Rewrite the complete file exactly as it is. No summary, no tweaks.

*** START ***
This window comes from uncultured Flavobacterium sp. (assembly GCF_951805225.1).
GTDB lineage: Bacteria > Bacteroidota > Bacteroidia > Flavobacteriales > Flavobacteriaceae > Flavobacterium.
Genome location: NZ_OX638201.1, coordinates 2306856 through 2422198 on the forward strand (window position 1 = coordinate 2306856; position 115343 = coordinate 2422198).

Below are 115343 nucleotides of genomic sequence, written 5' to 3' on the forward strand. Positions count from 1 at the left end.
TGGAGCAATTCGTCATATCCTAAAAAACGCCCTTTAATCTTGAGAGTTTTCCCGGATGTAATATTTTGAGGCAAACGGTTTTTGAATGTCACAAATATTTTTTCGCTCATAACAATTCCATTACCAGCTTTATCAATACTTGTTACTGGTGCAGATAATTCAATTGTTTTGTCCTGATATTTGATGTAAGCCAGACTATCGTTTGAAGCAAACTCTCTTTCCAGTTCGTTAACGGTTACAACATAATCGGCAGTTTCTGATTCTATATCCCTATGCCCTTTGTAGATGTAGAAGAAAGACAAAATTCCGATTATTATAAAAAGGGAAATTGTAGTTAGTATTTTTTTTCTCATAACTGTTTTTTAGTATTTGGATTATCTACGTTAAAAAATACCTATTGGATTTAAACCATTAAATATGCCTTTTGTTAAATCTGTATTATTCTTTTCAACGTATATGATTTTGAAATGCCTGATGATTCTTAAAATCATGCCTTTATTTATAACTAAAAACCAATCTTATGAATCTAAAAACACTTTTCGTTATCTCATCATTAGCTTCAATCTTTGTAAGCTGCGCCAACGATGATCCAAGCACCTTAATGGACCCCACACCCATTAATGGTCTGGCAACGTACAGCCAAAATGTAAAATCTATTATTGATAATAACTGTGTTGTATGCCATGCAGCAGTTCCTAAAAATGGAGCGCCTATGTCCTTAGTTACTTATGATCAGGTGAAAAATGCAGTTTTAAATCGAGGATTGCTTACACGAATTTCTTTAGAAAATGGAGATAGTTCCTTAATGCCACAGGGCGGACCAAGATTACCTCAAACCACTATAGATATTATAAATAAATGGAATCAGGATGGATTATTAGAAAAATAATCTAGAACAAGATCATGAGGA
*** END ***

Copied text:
This window comes from uncultured Flavobacterium sp. (assembly GCF_951805225.1).
GTDB lineage: Bacteria > Bacteroidota > Bacteroidia > Flavobacteriales > Flavobacteriaceae > Flavobacterium.
Genome location: NZ_OX638201.1, coordinates 2306856 through 2422198 on the forward strand (window position 1 = coordinate 2306856; position 115343 = coordinate 2422198).

Below are 115343 nucleotides of genomic sequence, written 5' to 3' on the forward strand. Positions count from 1 at the left end.
TGGAGCAATTCGTCATATCCTAAAAAACGCCCTTTAATCTTGAGAGTTTTCCCGGATGTAATATTTTGAGGCAAACGGTTTTTGAATGTCACAAATATTTTTTCGCTCATAACAATTCCATTACCAGCTTTATCAATACTTGTTACTGGTGCAGATAATTCAATTGTTTTGTCCTGATATTTGATGTAAGCCAGACTATCGTTTGAAGCAAACTCTCTTTCCAGTTCGTTAACGGTTACAACATAATCGGCAGTTTCTGATTCTATATCCCTATGCCCTTTGTAGATGTAGAAGAAAGACAAAATTCCGATTATTATAAAAAGGGAAATTGTAGTTAGTATTTTTTTTCTCATAACTGTTTTTTAGTATTTGGATTATCTACGTTAAAAAATACCTATTGGATTTAAACCATTAAATATGCCTTTTGTTAAATCTGTATTATTCTTTTCAACGTATATGATTTTGAAATGCCTGATGATTCTTAAAATCATGCCTTTATTTATAACTAAAAACCAATCTTATGAATCTAAAAACACTTTTCGTTATCTCATCATTAGCTTCAATCTTTGTAAGCTGCGCCAACGATGATCCAAGCACCTTAATGGACCCCACACCCATTAATGGTCTGGCAACGTACAGCCAAAATGTAAAATCTATTATTGATAATAACTGTGTTGTATGCCATGCAGCAGTTCCTAAAAATGGAGCGCCTATGTCCTTAGTTACTTATGATCAGGTGAAAAATGCAGTTTTAAATCGAGGATTGCTTACACGAATTTCTTTAGAAAATGGAGATAGTTCCTTAATGCCACAGGGCGGACCAAGATTACCTCAAACCACTATAGATATTATAAATAAATGGAATCAGGATGGATTATTAGAAAAATAATCTAGAACAAGATCATGAGGA